1442 with respect to memory access. There are many other candidates for
functions that might also be
1443 used. Examples are: signal sending and reception, or pipe writing and
reading. In general, any
1444 function that allows one thread of control to wait for an action
caused by another thread of
1445 control is a candidate. IEEE Std 1003.1-200x does not require these
additional functions to
1446 synchronize memory access since this would imply the following:
1447 · All these functions would have to be recognized by advanced
compilation systems so that
1448 memory operations and calls to these functions are not reordered by
1449 · All these functions would potentially have to have memory
synchronization instructions
1450 added, depending on the particular machine.
1451 · The additional functions complicate the model of how memory is
synchronized and make
1452 automatic data race detection techniques impractical.
1453 Formal definitions of the memory model were rejected as unreadable by
the vast majority of
1454 programmers. In addition, most of the formal work in the literature
has concentrated on the
1455 memory as provided by the hardware as opposed to the application
programmer through the
1456 compiler and runtime system. It was believed that a simple statement
intuitive to most
1457 programmers would be most effective. IEEE Std 1003.1-200x defines
functions that can be used
1458 to synchronize access to memory, but it leaves open exactly how one
relates those functions to
1459 the semantics of each function as specified elsewhere in IEEE Std
1460 IEEE Std 1003.1-200x also does not make a formal specification of the
partial ordering in time
1461 that the functions can impose, as that is implied in the description
of the semantics of each
1462 function. It simply states that the programmer has to ensure that
modifications do not occur
1463 ''simultaneously'' with other access to a memory location.

3111 4.10 Memory Synchronization
3112 Applications shall ensure that access to any memory location by more
than one thread of control
3113 (threads or processes) is restricted such that no thread of control
can read or modify a memory
3114 location while another thread of control may be modifying it. Such
access is restricted using
3115 functions that synchronize thread execution and also synchronize
memory with respect to other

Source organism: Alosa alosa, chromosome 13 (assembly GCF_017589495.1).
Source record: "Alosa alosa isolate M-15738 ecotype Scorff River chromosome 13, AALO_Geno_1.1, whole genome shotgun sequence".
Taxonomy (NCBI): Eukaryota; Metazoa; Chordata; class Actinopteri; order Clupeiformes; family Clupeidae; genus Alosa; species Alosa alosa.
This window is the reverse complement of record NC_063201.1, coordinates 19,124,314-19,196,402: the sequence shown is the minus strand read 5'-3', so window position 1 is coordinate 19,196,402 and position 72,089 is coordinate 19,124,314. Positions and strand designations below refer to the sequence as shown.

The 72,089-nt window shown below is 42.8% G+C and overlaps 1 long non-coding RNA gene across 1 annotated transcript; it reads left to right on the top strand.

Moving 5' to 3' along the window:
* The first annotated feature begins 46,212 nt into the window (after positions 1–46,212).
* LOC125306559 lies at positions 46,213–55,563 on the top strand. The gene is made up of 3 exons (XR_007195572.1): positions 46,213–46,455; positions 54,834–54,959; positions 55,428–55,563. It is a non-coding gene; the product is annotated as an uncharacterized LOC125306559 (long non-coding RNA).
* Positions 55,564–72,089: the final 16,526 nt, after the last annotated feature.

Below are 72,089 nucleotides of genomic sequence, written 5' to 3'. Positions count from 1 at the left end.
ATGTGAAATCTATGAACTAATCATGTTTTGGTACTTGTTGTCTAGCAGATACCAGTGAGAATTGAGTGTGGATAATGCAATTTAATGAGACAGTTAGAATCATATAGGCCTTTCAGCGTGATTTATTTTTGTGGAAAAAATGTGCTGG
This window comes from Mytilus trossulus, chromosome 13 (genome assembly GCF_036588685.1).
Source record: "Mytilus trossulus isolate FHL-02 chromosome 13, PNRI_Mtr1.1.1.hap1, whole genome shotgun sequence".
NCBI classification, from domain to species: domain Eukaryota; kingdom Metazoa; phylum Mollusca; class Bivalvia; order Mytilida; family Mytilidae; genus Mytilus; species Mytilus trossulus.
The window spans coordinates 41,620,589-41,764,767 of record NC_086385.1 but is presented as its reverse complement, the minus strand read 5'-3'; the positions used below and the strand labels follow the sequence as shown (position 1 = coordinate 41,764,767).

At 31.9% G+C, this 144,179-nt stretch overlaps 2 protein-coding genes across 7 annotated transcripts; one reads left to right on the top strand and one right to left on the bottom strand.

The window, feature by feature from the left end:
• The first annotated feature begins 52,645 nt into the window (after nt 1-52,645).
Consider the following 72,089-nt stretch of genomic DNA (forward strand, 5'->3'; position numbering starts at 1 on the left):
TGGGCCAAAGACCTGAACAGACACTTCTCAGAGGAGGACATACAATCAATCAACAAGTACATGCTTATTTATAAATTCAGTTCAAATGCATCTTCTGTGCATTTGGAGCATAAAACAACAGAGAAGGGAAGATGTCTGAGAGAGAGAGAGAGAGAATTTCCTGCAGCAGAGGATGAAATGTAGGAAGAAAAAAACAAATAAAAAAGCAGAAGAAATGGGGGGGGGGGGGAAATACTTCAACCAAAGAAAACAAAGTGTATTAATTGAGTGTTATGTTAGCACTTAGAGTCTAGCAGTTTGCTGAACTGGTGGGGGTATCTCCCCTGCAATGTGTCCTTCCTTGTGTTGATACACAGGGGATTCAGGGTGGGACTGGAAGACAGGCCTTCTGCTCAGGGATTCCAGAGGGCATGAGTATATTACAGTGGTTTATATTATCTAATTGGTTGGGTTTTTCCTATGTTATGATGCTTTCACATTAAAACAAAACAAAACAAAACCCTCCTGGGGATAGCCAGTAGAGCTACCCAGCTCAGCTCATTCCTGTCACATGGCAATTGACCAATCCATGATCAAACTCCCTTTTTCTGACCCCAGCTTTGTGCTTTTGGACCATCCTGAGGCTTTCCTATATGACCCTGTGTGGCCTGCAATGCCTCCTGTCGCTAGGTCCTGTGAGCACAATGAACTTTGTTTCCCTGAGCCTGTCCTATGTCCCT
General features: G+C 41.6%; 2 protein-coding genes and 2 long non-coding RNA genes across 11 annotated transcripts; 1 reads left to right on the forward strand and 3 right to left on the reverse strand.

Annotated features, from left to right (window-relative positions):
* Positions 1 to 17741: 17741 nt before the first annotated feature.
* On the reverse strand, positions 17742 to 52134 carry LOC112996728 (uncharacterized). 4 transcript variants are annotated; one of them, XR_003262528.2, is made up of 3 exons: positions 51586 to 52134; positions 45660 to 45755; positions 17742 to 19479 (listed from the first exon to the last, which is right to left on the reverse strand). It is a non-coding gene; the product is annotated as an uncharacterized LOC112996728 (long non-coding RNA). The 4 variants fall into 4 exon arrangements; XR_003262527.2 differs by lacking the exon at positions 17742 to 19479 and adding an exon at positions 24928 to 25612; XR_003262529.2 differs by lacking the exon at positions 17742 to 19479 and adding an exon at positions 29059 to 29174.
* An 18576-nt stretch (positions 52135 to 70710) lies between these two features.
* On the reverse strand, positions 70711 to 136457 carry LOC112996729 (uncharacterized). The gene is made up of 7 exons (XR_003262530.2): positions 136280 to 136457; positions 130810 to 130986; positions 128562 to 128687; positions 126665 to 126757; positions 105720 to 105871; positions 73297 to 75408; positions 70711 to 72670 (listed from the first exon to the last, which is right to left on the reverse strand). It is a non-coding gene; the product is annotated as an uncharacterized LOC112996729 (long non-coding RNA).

3116 threads. The following functions synchronize memory with respect to
other threads:
3117 fork ()
3118 pthread_barrier_wait()
3119 pthread_cond_broadcast()
3120 pthread_cond_signal ()
3121 pthread_cond_timedwait()
3122 pthread_cond_wait()
3123 pthread_create()
3124 pthread_join ()
3125 pthread_mutex_lock()
waitpid ()
3126 Unless explicitly stated otherwise, if one of the above functions
returns an error, it is unspecified
3127 whether the invocation causes memory to be synchronized.
3128 Applications may allow more than one thread of control to read a
memory location
3129 simultaneously.
(no 4 is incorrect, i believe; synchronization works via mutex and not CV)

Here is what we can assume is safe to do when using POSIX (quoting
1. Whatever memory values a thread can see when it creates a new thread can
also be seen by the new
thread once it starts. Any data written to memory after the new thread is
created may not necessarily be
seen by the new thread, even if the write occurs before the thread starts.
2. Whatever memory values a thread can see when it unlocks a mutex (leaves
a synchronized method or
block in Java), either directly or by waiting on a condition variable
(calling wait in Java), can also be
seen by any thread that later locks the same mutex. Again, data written
after the mutex is unlocked
may not necessarily be seen by the thread that locks the mutex, even if the
write occurs before the lock.
3. Whatever memory values a thread can see when it terminates, either by
cancellation, returning from its
run method, or exiting, can also be seen by the thread that joins with the
terminated thread by calling
join on that thread. And, of course, data written after the thread
terminates may not necessarily be seen
by the thread that joins, even if the write occurs before the join.
4. Whatever memory values a thread can see when it signals or broadcasts a
condition variable (calling
notify in Java) can also be seen by any thread that is awakened by that
signal or broadcast. And, one
more time, data written after the signal or broadcast may not necessarily
be seen by the thread that
wakes up, even if it occurs before it awakens.